Can the Legislature Override the Governor’s Vetoes? Yes, But No
Late last week, the governor vetoed several pieces of legislation. Meanwhile, for the first time in several years, he did not issue any budget vetoes. As Sean and I pointed out here, the governor in West Virginia has extraordinary power compared to other states. In fact, the people of the state grant West Virginia’s governor more budget power than any state except Maryland. Overall, gubernatorial power in West Virginia is second highest in the nation, according to political scientist Thad Beyle.
The governor also has a lot of power when it comes to vetoes. This is because the legislature has little recourse due to the timing of gubernatorial vetoes. Typically, the governor vetoes bills and budget line items two weeks after the conclusion of the 60-day legislative session and the additional special session called to pass the budget. By this time, all of the legislators are out of town. To override the governor’s vetoes – according to Article 6-19 of the state constitution – three-fifths of the members elected to each house need to agree to do so and send a letter to the governor requesting a special session. While the strong Democratic control of the legislature and executive may be partly why vetoes are rarely overridden, it is also very difficult to get super majorities of both houses to agree on confronting the governor.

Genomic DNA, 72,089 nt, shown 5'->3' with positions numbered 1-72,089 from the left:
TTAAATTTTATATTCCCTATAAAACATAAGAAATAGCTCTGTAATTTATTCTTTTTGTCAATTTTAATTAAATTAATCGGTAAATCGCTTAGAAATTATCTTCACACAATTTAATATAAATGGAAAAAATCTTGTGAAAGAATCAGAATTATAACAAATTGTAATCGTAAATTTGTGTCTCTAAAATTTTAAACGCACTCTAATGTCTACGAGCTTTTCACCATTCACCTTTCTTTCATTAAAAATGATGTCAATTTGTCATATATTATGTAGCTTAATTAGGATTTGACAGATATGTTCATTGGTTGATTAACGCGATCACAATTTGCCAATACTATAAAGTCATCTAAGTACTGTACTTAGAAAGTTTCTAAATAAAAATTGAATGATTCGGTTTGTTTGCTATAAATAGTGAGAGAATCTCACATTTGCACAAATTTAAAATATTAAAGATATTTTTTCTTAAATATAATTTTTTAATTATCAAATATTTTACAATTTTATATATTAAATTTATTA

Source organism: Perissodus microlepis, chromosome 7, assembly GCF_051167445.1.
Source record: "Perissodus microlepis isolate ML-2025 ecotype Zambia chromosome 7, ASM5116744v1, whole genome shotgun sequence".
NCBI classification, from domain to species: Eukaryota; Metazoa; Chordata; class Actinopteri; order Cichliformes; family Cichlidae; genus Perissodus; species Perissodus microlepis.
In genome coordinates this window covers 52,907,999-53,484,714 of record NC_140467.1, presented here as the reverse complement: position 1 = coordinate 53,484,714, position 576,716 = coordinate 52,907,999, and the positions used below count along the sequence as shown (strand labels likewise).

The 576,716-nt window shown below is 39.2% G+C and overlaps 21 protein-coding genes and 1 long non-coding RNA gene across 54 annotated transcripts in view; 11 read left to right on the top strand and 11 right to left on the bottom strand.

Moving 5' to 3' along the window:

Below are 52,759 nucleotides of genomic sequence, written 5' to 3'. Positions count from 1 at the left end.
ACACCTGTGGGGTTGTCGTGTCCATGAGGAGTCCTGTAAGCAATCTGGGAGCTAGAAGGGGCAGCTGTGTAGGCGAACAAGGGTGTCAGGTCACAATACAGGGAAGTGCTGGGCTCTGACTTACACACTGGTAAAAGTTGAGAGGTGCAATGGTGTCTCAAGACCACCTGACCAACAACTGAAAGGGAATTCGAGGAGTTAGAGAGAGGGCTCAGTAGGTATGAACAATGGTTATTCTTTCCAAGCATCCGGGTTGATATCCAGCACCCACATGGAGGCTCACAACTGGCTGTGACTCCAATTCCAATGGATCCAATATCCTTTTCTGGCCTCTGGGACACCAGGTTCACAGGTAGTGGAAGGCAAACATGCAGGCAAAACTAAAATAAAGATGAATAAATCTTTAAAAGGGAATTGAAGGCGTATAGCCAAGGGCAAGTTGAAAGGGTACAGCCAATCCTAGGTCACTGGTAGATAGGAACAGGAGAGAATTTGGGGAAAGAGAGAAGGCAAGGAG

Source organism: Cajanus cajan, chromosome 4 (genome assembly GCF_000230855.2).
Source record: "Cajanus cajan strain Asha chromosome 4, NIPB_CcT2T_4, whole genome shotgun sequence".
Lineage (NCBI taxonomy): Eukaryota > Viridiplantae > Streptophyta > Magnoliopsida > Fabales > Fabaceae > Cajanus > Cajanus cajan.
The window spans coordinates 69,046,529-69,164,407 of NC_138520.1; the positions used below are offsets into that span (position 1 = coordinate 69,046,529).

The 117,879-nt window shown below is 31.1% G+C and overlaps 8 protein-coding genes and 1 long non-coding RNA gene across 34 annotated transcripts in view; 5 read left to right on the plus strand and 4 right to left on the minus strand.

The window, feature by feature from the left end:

What does all of this mean? It means that if you want to implement policy in West Virginia, you better have the governor on board. No support from the Governor, no policy change. It might be that simple.